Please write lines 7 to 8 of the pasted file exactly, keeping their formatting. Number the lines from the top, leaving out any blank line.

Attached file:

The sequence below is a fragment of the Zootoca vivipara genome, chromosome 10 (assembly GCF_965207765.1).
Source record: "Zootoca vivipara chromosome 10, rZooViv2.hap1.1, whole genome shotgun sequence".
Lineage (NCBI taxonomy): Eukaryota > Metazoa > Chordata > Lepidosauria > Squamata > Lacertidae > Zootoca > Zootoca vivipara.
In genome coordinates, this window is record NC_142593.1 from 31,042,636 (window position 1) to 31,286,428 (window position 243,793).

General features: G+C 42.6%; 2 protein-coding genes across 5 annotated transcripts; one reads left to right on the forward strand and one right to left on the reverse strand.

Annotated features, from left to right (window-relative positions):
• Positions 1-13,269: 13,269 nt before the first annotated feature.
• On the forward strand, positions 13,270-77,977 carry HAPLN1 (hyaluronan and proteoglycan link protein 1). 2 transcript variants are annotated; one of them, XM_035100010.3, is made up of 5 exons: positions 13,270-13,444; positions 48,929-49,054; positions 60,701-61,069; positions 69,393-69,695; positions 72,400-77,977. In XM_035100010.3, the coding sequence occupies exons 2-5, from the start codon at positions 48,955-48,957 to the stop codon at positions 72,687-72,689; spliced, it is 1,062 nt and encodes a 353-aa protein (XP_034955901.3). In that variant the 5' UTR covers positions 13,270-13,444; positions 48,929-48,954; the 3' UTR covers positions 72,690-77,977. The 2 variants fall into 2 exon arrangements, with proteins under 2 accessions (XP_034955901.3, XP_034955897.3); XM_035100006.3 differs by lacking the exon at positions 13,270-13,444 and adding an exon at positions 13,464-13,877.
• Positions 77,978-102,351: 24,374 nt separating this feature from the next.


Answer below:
• Positions 1-13,269: 13,269 nt before the first annotated feature.
• On the forward strand, positions 13,270-77,977 carry HAPLN1 (hyaluronan and proteoglycan link protein 1). 2 transcript variants are annotated; one of them, XM_035100010.3, is made up of 5 exons: positions 13,270-13,444; positions 48,929-49,054; positions 60,701-61,069; positions 69,393-69,695; positions 72,400-77,977. In XM_035100010.3, the coding sequence occupies exons 2-5, from the start codon at positions 48,955-48,957 to the stop codon at positions 72,687-72,689; spliced, it is 1,062 nt and encodes a 353-aa protein (XP_034955901.3). In that variant the 5' UTR covers positions 13,270-13,444; positions 48,929-48,954; the 3' UTR covers positions 72,690-77,977. The 2 variants fall into 2 exon arrangements, with proteins under 2 accessions (XP_034955901.3, XP_034955897.3); XM_035100006.3 differs by lacking the exon at positions 13,270-13,444 and adding an exon at positions 13,464-13,877.